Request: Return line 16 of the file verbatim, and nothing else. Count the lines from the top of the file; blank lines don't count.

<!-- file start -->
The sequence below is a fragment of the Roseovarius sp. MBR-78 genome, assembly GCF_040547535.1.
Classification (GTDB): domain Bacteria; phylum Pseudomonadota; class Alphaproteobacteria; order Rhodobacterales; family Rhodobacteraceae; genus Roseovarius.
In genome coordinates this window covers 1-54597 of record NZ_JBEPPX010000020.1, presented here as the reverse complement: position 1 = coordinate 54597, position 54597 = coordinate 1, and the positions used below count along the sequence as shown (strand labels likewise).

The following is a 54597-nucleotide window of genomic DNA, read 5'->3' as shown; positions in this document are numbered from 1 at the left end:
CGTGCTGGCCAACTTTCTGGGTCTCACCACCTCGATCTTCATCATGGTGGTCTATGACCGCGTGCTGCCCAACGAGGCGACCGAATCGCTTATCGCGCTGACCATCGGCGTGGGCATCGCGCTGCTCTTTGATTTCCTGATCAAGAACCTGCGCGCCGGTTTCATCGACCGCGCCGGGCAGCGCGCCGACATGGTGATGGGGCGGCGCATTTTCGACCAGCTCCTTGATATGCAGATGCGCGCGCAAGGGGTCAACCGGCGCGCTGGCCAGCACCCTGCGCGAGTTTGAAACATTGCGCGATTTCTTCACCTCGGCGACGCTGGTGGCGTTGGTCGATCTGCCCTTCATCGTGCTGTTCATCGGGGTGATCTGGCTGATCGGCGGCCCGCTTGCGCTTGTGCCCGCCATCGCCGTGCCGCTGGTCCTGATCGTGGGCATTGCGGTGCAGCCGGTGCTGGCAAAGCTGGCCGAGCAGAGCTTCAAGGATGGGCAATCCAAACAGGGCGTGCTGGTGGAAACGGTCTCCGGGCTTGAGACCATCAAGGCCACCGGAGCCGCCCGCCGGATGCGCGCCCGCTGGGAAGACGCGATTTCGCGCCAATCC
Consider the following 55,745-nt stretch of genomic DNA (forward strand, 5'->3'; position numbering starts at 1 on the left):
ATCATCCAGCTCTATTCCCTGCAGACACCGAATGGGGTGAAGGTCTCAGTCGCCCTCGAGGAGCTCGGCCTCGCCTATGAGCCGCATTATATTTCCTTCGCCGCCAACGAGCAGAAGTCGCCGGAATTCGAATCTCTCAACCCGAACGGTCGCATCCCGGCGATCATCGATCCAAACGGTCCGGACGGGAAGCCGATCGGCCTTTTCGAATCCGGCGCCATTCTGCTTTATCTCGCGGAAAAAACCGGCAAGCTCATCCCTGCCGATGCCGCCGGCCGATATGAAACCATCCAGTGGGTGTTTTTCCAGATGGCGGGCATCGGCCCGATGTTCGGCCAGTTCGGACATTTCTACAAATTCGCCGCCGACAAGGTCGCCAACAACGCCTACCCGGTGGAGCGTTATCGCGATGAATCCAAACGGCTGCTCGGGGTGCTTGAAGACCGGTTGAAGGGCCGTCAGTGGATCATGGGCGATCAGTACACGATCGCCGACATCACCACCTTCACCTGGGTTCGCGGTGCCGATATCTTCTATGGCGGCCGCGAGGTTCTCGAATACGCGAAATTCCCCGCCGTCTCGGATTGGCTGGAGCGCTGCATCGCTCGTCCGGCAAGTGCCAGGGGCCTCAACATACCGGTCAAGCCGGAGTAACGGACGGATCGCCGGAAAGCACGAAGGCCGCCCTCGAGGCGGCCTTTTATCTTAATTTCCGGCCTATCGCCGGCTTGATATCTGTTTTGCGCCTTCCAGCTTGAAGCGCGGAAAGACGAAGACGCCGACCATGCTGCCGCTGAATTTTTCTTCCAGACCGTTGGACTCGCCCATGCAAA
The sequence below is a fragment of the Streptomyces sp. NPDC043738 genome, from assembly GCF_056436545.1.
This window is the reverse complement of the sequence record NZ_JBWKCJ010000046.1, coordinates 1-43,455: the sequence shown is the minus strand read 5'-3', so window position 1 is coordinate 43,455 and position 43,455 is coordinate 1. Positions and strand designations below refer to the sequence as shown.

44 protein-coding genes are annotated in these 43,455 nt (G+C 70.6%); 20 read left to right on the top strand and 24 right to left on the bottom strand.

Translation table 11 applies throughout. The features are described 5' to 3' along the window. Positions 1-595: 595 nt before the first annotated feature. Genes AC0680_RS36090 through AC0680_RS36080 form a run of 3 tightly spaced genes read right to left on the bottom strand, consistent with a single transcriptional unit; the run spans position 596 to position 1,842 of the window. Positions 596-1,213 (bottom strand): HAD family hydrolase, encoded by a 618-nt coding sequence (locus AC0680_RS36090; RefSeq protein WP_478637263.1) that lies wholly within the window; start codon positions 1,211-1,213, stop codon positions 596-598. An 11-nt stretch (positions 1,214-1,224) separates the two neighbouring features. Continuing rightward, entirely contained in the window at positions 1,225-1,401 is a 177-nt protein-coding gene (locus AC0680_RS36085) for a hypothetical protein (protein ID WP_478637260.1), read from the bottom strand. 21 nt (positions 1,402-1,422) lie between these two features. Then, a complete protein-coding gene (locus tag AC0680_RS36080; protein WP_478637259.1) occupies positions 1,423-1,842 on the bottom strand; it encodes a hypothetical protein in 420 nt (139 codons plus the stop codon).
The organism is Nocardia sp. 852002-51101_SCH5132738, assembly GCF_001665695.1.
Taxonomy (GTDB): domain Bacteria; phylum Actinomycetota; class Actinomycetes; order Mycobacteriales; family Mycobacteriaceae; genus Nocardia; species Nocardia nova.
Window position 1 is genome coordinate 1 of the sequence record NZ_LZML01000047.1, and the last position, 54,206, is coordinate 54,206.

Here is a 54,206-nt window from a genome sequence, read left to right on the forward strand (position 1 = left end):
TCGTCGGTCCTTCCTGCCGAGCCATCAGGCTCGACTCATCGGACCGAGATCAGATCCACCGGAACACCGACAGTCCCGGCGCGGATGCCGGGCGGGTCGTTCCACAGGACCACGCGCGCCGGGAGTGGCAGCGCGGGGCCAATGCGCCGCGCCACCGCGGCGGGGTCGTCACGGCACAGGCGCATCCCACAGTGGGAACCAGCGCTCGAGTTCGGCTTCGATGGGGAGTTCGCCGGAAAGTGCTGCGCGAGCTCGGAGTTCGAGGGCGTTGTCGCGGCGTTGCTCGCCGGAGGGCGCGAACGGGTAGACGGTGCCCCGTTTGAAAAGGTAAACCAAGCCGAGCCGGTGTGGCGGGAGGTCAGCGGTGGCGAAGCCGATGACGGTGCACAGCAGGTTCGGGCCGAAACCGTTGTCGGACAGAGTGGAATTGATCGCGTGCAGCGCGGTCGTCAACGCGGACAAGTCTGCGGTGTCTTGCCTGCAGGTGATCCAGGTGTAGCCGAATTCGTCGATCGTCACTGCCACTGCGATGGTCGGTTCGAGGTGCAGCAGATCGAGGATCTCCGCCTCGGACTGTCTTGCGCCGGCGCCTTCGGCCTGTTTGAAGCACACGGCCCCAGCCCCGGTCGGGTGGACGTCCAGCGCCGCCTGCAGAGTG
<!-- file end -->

TCGTCGGTCCTTCCTGCCGAGCCATCAGGCTCGACTCATCGGACCGAGATCAGATCCACCGGAACACCGACAGTCCCGGCGCGGATGCCGGGCGGGTCGTTCCACAGGACCACGCGCGCCGGGAGTGGCAGCGCGGGGCCAATGCGCCGCGCCACCGCGGCGGGGTCGTCACGGCACAGGCGCATCCCACAGTGGGAACCAGCGCTCGAGTTCGGCTTCGATGGGGAGTTCGCCGGAAAGTGCTGCGCGAGCTCGGAGTTCGAGGGCGTTGTCGCGGCGTTGCTCGCCGGAGGGCGCGAACGGGTAGACGGTGCCCCGTTTGAAAAGGTAAACCAAGCCGAGCCGGTGTGGCGGGAGGTCAGCGGTGGCGAAGCCGATGACGGTGCACAGCAGGTTCGGGCCGAAACCGTTGTCGGACAGAGTGGAATTGATCGCGTGCAGCGCGGTCGTCAACGCGGACAAGTCTGCGGTGTCTTGCCTGCAGGTGATCCAGGTGTAGCCGAATTCGTCGATCGTCACTGCCACTGCGATGGTCGGTTCGAGGTGCAGCAGATCGAGGATCTCCGCCTCGGACTGTCTTGCGCCGGCGCCTTCGGCCTGTTTGAAGCACACGGCCCCAGCCCCGGTCGGGTGGACGTCCAGCGCCGCCTGCAGAGTG